called the right hon. Baronet's attention to the inconvenience and hardships which had been occasioned by the recent alteration of the maximum age at which candidates could be examined from twenty-two to twenty-one years of age. He had recently received a letter from a gentleman who said that he had spent a largo sum of money in educating his son specially with a view to this Indian examination. His son had foregone collegiate honours with the same view, in the hope that there would be two chances of examination, one at twenty-one and the other at twenty-two; but now, at four months' notice, he found that he was deprived of one of these chances. No doubt there were many others in the same situation. He thought a longer period might be allowed to elapse between the time at which such changes were announced, and that at which they came into operation.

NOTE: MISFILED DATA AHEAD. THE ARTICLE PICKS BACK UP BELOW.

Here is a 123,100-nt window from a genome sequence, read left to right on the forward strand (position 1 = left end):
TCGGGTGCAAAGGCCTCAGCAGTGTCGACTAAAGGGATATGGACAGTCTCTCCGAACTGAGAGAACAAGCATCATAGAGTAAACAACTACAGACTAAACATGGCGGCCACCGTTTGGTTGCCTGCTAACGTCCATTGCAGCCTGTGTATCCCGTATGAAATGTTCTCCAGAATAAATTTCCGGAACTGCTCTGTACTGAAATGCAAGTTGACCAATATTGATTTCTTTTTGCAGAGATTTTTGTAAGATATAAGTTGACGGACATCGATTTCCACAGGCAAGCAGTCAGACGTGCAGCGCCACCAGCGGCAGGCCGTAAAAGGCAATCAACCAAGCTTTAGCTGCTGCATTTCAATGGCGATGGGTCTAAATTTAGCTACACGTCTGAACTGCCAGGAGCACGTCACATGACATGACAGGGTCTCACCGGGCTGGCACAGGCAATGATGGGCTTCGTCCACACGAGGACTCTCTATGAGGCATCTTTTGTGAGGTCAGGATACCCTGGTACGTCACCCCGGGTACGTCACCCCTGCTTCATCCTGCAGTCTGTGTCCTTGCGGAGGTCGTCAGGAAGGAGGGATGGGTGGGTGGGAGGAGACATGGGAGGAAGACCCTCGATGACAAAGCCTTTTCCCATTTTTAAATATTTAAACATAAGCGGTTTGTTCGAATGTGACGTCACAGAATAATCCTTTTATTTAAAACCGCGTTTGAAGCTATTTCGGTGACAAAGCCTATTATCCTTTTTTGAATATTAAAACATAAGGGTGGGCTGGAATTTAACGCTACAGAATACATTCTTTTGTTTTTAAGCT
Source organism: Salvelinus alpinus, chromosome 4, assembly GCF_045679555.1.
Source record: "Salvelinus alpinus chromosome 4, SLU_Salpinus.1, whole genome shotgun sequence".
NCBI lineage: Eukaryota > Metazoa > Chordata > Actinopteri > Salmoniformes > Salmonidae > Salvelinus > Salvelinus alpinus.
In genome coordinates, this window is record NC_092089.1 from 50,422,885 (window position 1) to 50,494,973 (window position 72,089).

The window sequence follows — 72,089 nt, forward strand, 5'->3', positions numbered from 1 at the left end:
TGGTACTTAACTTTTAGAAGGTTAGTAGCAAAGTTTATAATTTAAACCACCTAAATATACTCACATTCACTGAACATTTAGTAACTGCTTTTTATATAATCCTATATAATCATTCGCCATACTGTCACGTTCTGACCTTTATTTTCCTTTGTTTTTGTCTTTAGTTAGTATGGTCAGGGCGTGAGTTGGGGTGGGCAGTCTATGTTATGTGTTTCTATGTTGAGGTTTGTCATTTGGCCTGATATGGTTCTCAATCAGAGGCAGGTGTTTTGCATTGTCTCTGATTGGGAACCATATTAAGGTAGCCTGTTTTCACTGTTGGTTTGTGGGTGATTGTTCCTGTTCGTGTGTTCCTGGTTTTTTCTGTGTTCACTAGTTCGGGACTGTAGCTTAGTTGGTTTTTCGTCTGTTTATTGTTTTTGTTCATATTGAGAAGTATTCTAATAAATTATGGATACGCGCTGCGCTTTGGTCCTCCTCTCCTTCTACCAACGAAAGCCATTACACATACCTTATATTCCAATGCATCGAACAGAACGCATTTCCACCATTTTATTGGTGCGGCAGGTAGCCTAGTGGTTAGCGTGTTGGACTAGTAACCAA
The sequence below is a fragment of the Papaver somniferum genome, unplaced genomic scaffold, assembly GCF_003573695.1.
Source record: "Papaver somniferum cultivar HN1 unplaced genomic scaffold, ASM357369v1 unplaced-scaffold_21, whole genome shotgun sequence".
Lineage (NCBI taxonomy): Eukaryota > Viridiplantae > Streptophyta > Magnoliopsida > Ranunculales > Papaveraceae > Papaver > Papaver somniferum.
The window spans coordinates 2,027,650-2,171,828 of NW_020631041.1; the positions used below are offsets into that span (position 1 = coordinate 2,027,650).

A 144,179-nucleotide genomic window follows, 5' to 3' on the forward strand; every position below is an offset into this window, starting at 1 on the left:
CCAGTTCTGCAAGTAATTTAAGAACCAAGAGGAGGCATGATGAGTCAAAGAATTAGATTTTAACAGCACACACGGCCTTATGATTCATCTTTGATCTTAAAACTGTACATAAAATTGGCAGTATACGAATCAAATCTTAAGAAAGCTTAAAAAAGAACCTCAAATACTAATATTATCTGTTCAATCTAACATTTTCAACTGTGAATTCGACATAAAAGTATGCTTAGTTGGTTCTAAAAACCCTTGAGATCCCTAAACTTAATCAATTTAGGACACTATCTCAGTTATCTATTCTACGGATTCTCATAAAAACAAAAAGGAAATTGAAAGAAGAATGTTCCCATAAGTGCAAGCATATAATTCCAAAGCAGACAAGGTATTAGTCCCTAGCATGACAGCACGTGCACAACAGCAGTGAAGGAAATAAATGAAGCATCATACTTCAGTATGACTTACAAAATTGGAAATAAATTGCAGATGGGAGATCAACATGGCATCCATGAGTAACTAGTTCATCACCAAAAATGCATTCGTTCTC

said, that he might state that the young man to whom his hon. Friend had alluded was a nephew of Sir John Lawrence. It was reasonable that notice should be given of any change in the rule as to age.